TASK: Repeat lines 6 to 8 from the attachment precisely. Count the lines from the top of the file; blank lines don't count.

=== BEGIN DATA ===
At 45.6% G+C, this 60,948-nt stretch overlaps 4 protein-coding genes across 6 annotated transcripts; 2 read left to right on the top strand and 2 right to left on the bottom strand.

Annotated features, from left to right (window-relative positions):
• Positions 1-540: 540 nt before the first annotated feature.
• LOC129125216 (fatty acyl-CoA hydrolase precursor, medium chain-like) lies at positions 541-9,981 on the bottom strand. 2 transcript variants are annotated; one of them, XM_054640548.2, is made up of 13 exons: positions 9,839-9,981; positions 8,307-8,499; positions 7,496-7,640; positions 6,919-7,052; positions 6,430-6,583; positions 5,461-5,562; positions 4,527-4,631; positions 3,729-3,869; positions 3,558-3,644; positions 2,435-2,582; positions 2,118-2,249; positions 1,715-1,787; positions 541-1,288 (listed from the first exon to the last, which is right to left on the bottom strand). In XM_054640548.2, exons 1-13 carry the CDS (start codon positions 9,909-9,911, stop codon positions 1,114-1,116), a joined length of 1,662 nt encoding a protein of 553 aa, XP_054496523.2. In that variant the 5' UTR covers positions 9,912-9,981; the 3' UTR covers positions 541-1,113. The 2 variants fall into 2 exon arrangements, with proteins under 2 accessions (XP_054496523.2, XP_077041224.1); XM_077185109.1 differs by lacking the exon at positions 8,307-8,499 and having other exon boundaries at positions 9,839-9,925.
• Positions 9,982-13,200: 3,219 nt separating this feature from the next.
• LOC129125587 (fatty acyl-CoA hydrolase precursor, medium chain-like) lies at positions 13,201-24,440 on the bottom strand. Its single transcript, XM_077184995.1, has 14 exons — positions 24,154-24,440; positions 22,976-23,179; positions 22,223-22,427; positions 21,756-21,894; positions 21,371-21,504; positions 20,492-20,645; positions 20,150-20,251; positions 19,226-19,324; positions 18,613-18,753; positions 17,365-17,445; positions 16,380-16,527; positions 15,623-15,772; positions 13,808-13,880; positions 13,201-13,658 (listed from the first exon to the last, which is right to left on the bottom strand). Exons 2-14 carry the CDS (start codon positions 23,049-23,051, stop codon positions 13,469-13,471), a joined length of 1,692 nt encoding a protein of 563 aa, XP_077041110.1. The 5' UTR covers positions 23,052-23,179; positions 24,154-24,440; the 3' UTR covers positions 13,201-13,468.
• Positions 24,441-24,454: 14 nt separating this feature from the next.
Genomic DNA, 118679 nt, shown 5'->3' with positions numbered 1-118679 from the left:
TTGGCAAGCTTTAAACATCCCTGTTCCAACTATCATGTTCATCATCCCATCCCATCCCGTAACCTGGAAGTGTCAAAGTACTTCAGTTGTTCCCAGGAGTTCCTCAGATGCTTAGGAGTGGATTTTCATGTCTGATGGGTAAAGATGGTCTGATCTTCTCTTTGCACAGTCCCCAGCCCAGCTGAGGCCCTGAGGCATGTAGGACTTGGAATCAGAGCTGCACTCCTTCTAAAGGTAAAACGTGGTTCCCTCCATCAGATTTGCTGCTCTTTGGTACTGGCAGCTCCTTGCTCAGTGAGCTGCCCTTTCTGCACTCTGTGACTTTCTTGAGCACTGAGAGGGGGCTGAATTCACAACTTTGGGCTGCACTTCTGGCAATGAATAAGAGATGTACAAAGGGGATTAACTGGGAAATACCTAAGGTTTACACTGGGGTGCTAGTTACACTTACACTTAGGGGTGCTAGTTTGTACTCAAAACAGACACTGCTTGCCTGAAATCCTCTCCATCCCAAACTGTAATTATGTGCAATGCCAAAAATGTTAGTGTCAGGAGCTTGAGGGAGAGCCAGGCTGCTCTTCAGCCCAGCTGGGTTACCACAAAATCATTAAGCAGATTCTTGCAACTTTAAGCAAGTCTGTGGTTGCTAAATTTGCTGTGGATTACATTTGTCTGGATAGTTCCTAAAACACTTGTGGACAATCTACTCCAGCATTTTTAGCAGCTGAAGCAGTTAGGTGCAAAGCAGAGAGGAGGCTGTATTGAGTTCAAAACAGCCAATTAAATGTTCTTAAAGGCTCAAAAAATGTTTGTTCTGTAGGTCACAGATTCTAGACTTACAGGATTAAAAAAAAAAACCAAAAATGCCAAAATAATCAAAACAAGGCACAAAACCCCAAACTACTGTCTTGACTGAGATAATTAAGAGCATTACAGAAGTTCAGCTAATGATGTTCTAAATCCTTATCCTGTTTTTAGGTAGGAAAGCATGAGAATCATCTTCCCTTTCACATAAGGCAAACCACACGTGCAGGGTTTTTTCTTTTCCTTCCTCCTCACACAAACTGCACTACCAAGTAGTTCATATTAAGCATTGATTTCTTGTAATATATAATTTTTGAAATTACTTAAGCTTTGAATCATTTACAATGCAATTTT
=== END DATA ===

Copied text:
• LOC129125587 (fatty acyl-CoA hydrolase precursor, medium chain-like) lies at positions 13,201-24,440 on the bottom strand. Its single transcript, XM_077184995.1, has 14 exons — positions 24,154-24,440; positions 22,976-23,179; positions 22,223-22,427; positions 21,756-21,894; positions 21,371-21,504; positions 20,492-20,645; positions 20,150-20,251; positions 19,226-19,324; positions 18,613-18,753; positions 17,365-17,445; positions 16,380-16,527; positions 15,623-15,772; positions 13,808-13,880; positions 13,201-13,658 (listed from the first exon to the last, which is right to left on the bottom strand). Exons 2-14 carry the CDS (start codon positions 23,049-23,051, stop codon positions 13,469-13,471), a joined length of 1,692 nt encoding a protein of 563 aa, XP_077041110.1. The 5' UTR covers positions 23,052-23,179; positions 24,154-24,440; the 3' UTR covers positions 13,201-13,468.
• Positions 24,441-24,454: 14 nt separating this feature from the next.
Genomic DNA, 118679 nt, shown 5'->3' with positions numbered 1-118679 from the left: